Sellers are now becoming more realistic in their original asking prices.

Hardly a day goes by without one brokerage house or another boasting that a yacht they represent has dropped its asking price.  To me this says one of two things.

  • Either the brokerage house originally advised the seller that his yacht was worth more than it is and has now chosen to change its mind


  • The seller is desperate to sell.

Either scenario is a poor reflection on the industry and publicising price reductions seems to do little to promote the industry we all depend on

Hein Velema the CEO of Fraser Yachts has said in a statement issued recently that the brokerage market for large yachts is still very weak.  He points out that only 4% of the yachts sold were over 50 metres.  He confirmed that the number of superyachts (over 24 metres) sold by brokerage houses during the first four months of 2012 is the same the number sold over the same period last year.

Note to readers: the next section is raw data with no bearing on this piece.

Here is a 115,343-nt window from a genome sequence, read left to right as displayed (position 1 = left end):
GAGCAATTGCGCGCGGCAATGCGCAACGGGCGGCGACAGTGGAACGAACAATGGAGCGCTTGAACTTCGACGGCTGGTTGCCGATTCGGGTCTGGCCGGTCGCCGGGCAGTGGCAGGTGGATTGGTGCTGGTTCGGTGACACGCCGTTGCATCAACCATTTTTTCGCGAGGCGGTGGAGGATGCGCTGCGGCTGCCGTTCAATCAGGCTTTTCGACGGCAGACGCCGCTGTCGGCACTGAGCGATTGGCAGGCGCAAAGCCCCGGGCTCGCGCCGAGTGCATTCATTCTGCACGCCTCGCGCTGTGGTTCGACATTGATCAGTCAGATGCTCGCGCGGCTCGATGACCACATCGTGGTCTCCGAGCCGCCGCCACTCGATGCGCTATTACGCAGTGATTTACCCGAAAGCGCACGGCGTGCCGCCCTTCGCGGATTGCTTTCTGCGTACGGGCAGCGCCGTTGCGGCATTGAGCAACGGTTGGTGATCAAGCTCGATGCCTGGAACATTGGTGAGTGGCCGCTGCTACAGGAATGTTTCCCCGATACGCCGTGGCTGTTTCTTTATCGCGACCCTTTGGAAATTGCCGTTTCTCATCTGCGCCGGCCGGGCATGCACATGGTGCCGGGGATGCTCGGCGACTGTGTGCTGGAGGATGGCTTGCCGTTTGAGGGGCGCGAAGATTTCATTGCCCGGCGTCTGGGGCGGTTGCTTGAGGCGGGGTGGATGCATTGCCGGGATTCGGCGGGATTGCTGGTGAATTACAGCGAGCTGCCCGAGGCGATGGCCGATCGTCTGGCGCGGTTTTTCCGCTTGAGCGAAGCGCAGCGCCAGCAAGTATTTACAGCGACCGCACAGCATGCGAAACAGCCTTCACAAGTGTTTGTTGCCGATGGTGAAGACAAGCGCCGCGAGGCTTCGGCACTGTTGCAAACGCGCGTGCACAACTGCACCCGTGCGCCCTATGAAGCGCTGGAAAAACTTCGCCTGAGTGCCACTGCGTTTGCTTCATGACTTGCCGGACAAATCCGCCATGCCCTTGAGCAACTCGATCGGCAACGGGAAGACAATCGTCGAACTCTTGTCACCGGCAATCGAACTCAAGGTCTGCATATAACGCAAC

Yet despite this dismal sounding remark he highlights the fact that the total value of those sales is in fact 12% higher this year when compared to figures for the same period last year.

Research carried out by Fraser Yachts suggests that many yachts are still being sold with a high discount. This can be looked at this in two different ways. Compare the “selling price” with the original “asking price” and the average discount so far in 2012 has been 36% while it was an average of 46% in 2011.

However since many yachts gradually lower their “asking price” over the period they are for sale these figures can become skewed.  So if the “selling price” is compared with the latest “asking price” the discounts year to date have been closer to 25% compared to 28% in 2011.

This complicated calculation shows that there is a third alternative that I should have mention above and it is a very simple fact: Sellers are now becoming more realistic in their original asking prices.